The Yankee Group's Technologically Advanced Family survey demonstrates that price remains a major barrier to broadband adoption. Sixty-three percent of dial-up households have yet to subscribe to high-speed Internet because it is too expensive, and nearly one-third of broadband households would switch providers for a lower price.

In revisiting its broadband subscriber forecast, Yankee said it anticipates that DSL subscriber growth for 2003 would increase due to recent price cuts. Says Bieberich, "Moreover, we still expect that cable operators will follow suit, dropping their USD43 price tag somewhere into the USD35 range by the end of 2004."

However, price cuts only represent the beginning of a long battle for broadband dominance between these two competitive groups. If ILECs and MSOs continue to drop prices, it will be more difficult for them to make a profit.

Both providers should only use price cuts to increase the value of their bundle, which equates to greater ARPU. Looking even further ahead, broadband providers must address the need to create value-added services, drive new revenue streams, and demonstrate the true value of broadband service. Price remains important, but it is not the deciding factor in this war.

Boosting downstream speeds will help cable operators differentiate their service from DSL. However, most broadband users primarily use the Internet for e-mail and Web browsing, and will not recognize significant differences with this change.

Furthermore, cable operators already face major issues with so-called bandwidth hogs. Due to the shared nature of the HFC architecture, if one consumer or business uses its connection to transfer large bandwidth files, all users of the node will be affected. Boosting speeds could potentially compound the issues being created by high-bandwidth users and applications such as P2P file sharing.

Boosting speeds also provides no enticement for price-sensitive dial-up users to switch to a cable modem service. Overall, this strategy will not increase cable modem revenue streams or convert new customers. However, cable operators can use it as a short-term differentiator if they intend to roll out and promote bandwidth-intensive value-added applications that prove valuable to consumers, and to the operators' own revenue streams.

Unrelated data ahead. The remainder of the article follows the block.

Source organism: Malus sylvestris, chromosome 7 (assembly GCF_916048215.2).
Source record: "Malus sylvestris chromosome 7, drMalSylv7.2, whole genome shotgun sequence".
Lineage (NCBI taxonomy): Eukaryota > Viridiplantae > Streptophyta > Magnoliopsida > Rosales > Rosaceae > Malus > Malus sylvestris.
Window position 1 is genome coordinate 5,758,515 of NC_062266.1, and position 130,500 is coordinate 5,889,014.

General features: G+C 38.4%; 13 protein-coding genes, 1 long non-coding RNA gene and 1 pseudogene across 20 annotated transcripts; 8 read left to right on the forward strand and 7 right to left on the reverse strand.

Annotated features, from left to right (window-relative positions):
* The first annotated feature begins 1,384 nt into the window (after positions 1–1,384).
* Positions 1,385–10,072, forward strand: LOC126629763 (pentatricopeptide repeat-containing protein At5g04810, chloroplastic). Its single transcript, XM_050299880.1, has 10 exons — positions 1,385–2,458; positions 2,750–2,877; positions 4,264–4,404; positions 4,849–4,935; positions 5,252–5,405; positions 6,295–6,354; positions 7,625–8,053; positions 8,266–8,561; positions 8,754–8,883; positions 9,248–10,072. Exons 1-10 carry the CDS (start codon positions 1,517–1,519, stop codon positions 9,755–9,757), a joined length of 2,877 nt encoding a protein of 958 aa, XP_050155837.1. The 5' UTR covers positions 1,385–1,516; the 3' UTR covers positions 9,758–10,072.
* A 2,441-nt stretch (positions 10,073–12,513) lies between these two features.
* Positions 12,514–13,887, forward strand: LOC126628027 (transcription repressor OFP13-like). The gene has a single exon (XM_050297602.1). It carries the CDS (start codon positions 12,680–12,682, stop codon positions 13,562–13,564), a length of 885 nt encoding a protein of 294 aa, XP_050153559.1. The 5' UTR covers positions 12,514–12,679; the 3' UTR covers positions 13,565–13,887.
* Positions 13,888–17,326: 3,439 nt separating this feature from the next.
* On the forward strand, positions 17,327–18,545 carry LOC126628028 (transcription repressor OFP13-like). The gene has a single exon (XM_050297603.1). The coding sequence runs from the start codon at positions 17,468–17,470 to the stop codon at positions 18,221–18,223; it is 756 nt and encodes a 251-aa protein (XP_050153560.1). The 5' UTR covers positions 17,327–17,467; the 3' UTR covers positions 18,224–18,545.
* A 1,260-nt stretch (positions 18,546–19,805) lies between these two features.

Bottom Line
The activity surrounding both price cuts and speed enhancements reflects a much larger issue: Both groups of broadband providers face increasing competition to their core businesses. Cable companies must deal with the threat from satellite providers, while ILECs must figure out how to grow their businesses despite declining revenue from cellular and VoIP.

With these legacy markets in jeopardy, each group is looking to broadband as the driver of new growth. The overall strategy for the MSOs to continue with their current pricing because of their market dominance makes sense in the short term.

However, market leadership in the long term will depend on the broadband providers' ability to create a strong, differentiated value proposition.

Yankee believes this needs to extend beyond price and speed and into compelling content and services: DSL providers should continue to look at bundles that include wireless and hotspot services; and cable operators, on the other hand, should continue to expand their video offerings and take advantage of their knowledge of consumer content.

They also should stop dragging their feet on VoIP, as this service can positively impact the value of their broadband service and overall bundle. If either of these groups believes that standard broadband services can help compensate for core revenue declines, we advise them to wake up.

Broadband can only make a significant contribution their future business if they create enhanced service bundles and applications, and monetize the broadband pipes they spent billions of dollars to build.